Wednesday, September 6, 2017

I ran across something interesting yesterday.  I received a copy of LAPCHICK: THE LIFE OF A LEGENDARY PLAYER AND COACH IN THE GLORY DAYS OF THE NBA and just read the description of the May, 1950 NBA Board of Governors meeting which addressed the possible integration of the league.  Here is a summary of the events that I typed up for my own notes -

"In March 1950 at the NBA Board of Governors meeting at the league office in New York, New York Knicks’ President Ned Irish informed his fellow owners that the Knicks planned to sign African-American Nat Clifton to a contract for the 1950-51 season.  Clifton, a 27-year-old veteran of the New York Rens and Harlem Globetrotters, posed a serious problem for the assembled owners.  Baltimore and Indianapolis were segregated cities at the time and could be expected to vote against allowing blacks. Philadelphia owner Eddie Gottlieb was strongly opposed because of his close ties with the Globetrotters and his concern that fans would not accept the league when it became predominantly African-American. Boston owner Walter Brown informed his fellow owners that the Celtics were also planning to add a black player in the upcoming season. After a heated discussion, the vote was taken and Tri-Cities and Minneapolis joined Baltimore, Indianapolis, and Philadelphia in their opposition, while Boston and New York were joined by Fort Wayne, Rochester, Syracuse and Washington and the resolution passed 6-5. A month later, on April 25, the NBA conducted its annual draft with Boston selecting Chuck Cooper with the first pick in round two, and Washington choosing Earl Lloyd New York in the ninth round.  One day after the draft Syracuse signed Harold Hunter, their 10th round selection and New York finally signed Clifton on May 24, making them the first two African-Americans to sign contracts. On October 31, 1950 Lloyd became the first African-American to appear in a game as he scored six points for Syracuse.  Cooper and Clifton made their debuts the next night and Hank DeZonie, who was one of several blacks to play in the NBL, signed with Tri-City on December 3, making his debut that night."

Friday, August 18, 2017


While we may conceivably see another "Sparky" or "Lefty" or "Moose" we're probably a lot less likely to see some other like the ones given to Irving Rose and Francis Crossin (just trust me on this one).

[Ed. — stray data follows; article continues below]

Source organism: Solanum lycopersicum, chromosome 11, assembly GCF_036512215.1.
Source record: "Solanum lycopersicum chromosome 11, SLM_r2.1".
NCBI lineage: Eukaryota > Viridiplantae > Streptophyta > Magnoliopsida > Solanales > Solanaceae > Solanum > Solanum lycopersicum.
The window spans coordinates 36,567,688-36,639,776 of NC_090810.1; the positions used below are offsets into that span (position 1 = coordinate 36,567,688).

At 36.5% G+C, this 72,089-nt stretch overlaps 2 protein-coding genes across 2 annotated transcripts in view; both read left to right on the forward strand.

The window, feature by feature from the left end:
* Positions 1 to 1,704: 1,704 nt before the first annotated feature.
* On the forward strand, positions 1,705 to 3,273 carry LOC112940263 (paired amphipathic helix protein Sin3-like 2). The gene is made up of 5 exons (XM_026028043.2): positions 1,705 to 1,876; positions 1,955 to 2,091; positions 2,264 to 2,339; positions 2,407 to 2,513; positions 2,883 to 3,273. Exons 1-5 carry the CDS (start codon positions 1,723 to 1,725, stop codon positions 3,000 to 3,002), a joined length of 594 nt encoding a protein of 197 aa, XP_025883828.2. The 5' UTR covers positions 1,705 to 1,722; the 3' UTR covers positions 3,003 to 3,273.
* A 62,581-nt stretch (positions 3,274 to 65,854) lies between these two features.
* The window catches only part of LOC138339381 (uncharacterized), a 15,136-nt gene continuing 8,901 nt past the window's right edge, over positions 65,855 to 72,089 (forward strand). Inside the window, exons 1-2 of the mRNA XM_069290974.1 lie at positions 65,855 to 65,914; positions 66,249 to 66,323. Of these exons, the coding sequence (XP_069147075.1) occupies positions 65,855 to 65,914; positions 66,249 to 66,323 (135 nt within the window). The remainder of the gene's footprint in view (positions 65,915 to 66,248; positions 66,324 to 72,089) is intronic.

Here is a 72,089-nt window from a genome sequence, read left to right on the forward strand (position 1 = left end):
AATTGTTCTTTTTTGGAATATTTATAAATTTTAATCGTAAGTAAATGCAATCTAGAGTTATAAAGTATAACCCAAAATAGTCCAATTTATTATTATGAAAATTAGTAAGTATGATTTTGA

While working on my basketball necrology recently, I ran across a few which I don't expect to see again (although I suppose basketball could make a big comeback in the Netherlands or Sweden).  It's just a testament to the originality that was used in coming up with a nickname back in the day, when a players initials or a shortened version of his name wasn't the standard.

Charles J. “Bulbs” Alberding
Roland L. “Jiggs” O’Dell Jr.
Henry G. “Dutch” Dehnert Jr.
Raymond B. “Snooks” Dowd
John E. “Shirt” Horan
William W. “Toots” Kronick
Robert “Longie” Powell
Max T. “Trixie” Messinger
Louis “Inky” Lautman
Stanley “Curley” Christian
Frederick K. “Fritz” Nagy
John L. "Squint" Phares
Harry M. "Swede" Roos
Walter C. “Tillie” Voss
James S. “Buttsey” Collins
Harry G. “Yummy” Armpriester
Michael J. “Shamus” O’Brien
Harry “Jammy” Moskowitz
John “Quack” Harvey
Albert “Runt” Pullins
Joel “Shikey” Gotthoffer
Wallace B. “Slats” Borrevik
Lucian C. “Skippy” Whitaker
Everett “Ziggy” Marcell
Frank “Peanuts” Gorczynski
Joseph C. "Scoop" Posewitz
Robert L. “Bubbles” Hawkins
Lauren H. “Laddie” Gale
Carl H. “Buttercup” Anderson
Wendell C. “Wink” Bowman
Irving G. “Porky” Rosenthal
Luther D. “Ticky” Burden
William C. “Blackie” Towery (uh, no.)
Stanley L. “Whitey” Von Nieda (also not likely.)
James L. “Pappy” Ricks

I still haven't decided whether "Yummy" or "Quack" is my favorite.